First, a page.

A few students are including graphs, images, and web addresses they have researched in their responses. Some of the addresses are hot linked (you can just click and go there), and the students will soon be including more references.
At the moment you have to click on each students' name to see their response, wait while Netscape finds it. If you don't find a student with a response you are sent to another page which then requires several time wasting steps to look at the next response. Rather cumbersome if you wantto look at a number of them. We hope to have a digest form so you can see all the responses at once in alphabetical order. This would be one download from the net instead of about 60 for each student response.
The students are not sure what is expected of them in an interactive chemistry course. Professor Spiro patiently explains his expectations and is amenable to changing details to accommodate participants.
Thirty percent of the final course grade will be based on semester group projects. Groups are 4-5 students and each group creates a web page on a topic of interest which will update and clarify environmental chemistry themes. The group page is to be based on the textbook, and to develop its topics further, bringing in new mate· rial and filling in gaps in the coverage. The groups are balanced with a facilitator in charge of meetings and communications. Another is Web coordinator, pulling together ideas for Web design. Each member is expected to develop subtopics from the literature, the Web, and interviews with experts. Each member also hands in a one page evaluation of what they contributed to the project.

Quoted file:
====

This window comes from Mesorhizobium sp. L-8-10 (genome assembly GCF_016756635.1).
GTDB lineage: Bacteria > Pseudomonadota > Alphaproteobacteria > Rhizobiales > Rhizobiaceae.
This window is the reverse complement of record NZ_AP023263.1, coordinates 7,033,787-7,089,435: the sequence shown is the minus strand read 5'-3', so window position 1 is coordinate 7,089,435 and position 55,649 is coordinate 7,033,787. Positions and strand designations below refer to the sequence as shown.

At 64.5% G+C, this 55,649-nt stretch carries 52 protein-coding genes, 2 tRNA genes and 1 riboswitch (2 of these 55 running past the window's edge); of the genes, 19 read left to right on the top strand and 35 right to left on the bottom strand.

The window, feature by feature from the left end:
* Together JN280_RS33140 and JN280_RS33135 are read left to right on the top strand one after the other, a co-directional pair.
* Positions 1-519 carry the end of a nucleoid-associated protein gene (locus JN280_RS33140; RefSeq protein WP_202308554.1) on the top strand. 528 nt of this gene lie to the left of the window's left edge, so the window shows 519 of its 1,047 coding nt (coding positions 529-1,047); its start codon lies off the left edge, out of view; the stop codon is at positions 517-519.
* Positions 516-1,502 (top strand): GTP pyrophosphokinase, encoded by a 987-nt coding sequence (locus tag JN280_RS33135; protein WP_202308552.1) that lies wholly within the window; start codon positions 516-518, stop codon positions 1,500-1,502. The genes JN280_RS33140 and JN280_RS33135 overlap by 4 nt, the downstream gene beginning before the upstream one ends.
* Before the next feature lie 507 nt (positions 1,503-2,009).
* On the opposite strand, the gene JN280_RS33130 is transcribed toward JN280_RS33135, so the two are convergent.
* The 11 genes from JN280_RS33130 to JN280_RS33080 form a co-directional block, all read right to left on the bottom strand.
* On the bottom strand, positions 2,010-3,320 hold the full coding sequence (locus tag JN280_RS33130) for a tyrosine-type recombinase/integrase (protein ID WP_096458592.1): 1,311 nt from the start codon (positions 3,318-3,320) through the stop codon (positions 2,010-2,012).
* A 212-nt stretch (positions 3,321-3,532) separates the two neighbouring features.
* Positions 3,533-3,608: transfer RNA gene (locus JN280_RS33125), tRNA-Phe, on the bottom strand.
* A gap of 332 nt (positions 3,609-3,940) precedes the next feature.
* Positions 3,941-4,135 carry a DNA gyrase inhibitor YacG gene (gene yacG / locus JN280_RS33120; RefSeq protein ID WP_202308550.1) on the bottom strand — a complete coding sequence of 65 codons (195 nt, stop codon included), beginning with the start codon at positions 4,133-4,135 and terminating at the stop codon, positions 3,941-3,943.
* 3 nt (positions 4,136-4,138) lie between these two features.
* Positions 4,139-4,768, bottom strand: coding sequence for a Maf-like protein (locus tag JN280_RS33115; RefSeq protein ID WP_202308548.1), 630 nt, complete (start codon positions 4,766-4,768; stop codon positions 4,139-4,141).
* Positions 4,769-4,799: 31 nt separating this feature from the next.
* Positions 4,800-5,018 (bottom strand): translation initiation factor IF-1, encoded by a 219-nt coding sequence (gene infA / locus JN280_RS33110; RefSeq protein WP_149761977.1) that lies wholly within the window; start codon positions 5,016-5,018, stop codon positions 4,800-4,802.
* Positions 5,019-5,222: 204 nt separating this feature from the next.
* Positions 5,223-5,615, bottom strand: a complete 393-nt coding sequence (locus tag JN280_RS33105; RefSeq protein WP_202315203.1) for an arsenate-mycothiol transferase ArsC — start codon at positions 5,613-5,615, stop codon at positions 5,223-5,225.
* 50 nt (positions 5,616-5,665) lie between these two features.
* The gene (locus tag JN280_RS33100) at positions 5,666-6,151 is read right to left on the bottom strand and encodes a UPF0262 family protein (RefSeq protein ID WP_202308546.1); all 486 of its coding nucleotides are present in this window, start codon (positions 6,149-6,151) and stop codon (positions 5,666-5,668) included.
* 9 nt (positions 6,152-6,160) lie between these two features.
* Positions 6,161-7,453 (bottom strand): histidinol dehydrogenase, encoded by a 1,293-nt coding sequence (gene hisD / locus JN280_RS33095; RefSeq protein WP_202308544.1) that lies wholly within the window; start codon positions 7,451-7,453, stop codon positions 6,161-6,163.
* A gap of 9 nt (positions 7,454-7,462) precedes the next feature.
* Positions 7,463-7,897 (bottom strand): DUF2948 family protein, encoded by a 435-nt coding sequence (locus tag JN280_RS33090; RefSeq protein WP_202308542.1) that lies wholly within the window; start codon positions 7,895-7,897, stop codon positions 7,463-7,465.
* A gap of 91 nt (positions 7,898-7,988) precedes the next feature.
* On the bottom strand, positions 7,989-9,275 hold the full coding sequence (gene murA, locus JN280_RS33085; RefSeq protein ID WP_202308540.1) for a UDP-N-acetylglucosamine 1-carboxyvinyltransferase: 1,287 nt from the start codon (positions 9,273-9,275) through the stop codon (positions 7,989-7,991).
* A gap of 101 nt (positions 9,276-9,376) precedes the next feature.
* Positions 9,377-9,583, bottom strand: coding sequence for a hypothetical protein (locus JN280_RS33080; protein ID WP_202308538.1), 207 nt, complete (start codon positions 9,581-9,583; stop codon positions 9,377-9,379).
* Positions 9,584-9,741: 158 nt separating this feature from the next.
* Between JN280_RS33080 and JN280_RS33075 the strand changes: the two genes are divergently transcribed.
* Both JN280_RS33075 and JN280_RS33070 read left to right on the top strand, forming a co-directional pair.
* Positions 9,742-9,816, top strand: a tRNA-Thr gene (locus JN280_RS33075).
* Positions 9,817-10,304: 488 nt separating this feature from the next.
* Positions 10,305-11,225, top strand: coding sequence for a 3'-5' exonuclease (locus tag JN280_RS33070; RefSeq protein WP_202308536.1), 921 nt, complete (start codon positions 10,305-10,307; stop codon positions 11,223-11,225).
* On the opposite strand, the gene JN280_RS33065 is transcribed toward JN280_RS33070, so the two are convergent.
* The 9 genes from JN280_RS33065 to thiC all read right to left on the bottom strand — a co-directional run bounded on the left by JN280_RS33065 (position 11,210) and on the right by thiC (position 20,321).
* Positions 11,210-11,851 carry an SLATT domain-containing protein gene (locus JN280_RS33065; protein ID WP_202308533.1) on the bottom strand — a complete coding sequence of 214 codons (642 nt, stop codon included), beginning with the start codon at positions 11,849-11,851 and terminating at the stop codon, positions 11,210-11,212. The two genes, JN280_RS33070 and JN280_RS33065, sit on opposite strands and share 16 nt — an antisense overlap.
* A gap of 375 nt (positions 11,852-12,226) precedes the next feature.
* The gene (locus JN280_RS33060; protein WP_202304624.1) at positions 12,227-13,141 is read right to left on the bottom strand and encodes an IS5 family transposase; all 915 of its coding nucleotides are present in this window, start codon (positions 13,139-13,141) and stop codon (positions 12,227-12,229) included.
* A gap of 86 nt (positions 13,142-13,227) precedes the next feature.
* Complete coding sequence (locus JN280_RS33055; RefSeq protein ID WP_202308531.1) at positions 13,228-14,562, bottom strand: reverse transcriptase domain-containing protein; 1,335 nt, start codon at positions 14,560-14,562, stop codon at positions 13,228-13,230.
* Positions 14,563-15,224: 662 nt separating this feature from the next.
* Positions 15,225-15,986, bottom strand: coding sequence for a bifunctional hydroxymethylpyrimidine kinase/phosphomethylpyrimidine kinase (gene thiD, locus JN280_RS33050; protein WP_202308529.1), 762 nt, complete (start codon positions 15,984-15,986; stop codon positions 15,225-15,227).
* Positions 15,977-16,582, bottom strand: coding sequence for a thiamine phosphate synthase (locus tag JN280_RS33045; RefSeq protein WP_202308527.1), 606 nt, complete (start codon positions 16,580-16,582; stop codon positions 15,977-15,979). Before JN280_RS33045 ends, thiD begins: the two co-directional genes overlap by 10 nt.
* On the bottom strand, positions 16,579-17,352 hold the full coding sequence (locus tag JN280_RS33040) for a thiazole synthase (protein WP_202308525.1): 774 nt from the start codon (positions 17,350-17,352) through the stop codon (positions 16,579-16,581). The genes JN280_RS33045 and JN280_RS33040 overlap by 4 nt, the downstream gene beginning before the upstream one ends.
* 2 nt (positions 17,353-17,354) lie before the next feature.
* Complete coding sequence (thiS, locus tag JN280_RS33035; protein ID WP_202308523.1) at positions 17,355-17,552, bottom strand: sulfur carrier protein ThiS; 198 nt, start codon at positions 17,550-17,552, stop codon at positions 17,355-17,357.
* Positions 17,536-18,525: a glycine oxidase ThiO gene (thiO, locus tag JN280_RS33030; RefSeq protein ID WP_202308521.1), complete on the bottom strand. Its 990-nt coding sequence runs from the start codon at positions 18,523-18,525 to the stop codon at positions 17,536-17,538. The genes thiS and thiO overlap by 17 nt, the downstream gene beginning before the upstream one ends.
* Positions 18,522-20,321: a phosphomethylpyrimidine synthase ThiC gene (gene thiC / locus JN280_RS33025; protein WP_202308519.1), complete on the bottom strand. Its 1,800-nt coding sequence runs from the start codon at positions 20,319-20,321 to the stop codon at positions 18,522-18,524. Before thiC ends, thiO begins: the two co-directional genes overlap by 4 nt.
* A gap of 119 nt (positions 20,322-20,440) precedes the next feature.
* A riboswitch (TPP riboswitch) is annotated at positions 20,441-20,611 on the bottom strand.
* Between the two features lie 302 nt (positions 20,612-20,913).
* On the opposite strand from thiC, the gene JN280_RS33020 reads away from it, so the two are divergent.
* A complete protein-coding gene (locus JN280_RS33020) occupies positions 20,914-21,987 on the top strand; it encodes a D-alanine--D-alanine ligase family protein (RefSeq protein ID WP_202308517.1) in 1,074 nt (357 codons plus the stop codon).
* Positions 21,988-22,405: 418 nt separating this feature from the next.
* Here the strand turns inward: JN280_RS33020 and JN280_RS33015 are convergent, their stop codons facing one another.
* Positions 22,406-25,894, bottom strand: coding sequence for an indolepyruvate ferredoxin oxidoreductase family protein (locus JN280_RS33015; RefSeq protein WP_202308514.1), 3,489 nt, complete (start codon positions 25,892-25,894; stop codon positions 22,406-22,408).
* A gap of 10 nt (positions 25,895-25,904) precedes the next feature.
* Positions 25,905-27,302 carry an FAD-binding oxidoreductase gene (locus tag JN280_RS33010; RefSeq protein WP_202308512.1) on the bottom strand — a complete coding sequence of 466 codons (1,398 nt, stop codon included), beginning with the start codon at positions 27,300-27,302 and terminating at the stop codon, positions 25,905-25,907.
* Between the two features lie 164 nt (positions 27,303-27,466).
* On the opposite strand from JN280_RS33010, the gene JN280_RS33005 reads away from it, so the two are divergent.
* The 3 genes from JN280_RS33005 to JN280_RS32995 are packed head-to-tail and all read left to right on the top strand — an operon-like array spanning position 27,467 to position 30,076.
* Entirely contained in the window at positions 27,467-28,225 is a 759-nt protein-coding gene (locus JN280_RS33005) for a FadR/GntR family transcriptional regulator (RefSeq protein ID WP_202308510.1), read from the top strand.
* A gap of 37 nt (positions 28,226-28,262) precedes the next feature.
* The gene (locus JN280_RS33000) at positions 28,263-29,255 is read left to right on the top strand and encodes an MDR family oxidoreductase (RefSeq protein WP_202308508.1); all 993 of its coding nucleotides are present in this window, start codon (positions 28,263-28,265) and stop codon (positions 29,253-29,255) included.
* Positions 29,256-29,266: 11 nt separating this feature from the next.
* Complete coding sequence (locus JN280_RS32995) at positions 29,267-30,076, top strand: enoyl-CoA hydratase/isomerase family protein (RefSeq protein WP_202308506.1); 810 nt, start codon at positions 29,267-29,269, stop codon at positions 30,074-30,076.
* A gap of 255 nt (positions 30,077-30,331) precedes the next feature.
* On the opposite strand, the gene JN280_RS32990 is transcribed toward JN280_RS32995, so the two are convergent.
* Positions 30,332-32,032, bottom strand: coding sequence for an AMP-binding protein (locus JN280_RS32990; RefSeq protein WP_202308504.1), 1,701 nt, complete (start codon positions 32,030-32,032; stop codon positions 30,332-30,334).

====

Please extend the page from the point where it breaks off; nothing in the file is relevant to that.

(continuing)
The projects are varied: alternative auto fuels, clean air, clean water, hydroelectricity, industrial ecology, nutrient overload in water, ocean energy using tides temperature differentials, renewable energy technologies, and renewables applied to autos. Students have been asked to be innovative, to aim for a project that couldn't just be printed out. To include different paths or view points to help a user understand the many faceted questions and partial answers in this area. To use this new technology to present the scientific data in novel ways, animations visits to other interesting sites, etc.
As we're just starting some groups seem enthusiastic about using web and being innovators. Others see a lot of work in an area they are not familiar with. Princeton Office of Computing and Information Technology have a lot of well organized material ·how to design a web page, hotlinks to get the software needed, how to put your web page up.
A symposium will be held at the end of the semester for final Web presentations. The projects may be linked with a new museum of science and invention to be opened during the summer of '98.
There is a sense of questioning and the feeling that here are people who will try to find new solutions and may be good enough to find something interesting. I hope so. Its fun to interact with great students.
I recently started using a Power Mac 8600/300. As usual with Macs I plugged it in , connected my 20" monitor and was up and running. It came with OS 7.61oaded but the CD for loading OS 8 was simple and fast. I wanted to be sure I had the correct drivers, etc. for all the equipment I was likely to need. So I got together and connected an HP scanner, an external6x CD (it comes with an internal24x CD), an external! 00 MEG Iomega Zip drive, an external230 MEG Iomega drive, an external 1.5 G Syquest SyJet drive, Global Village modem, and finally an Apple laser printer.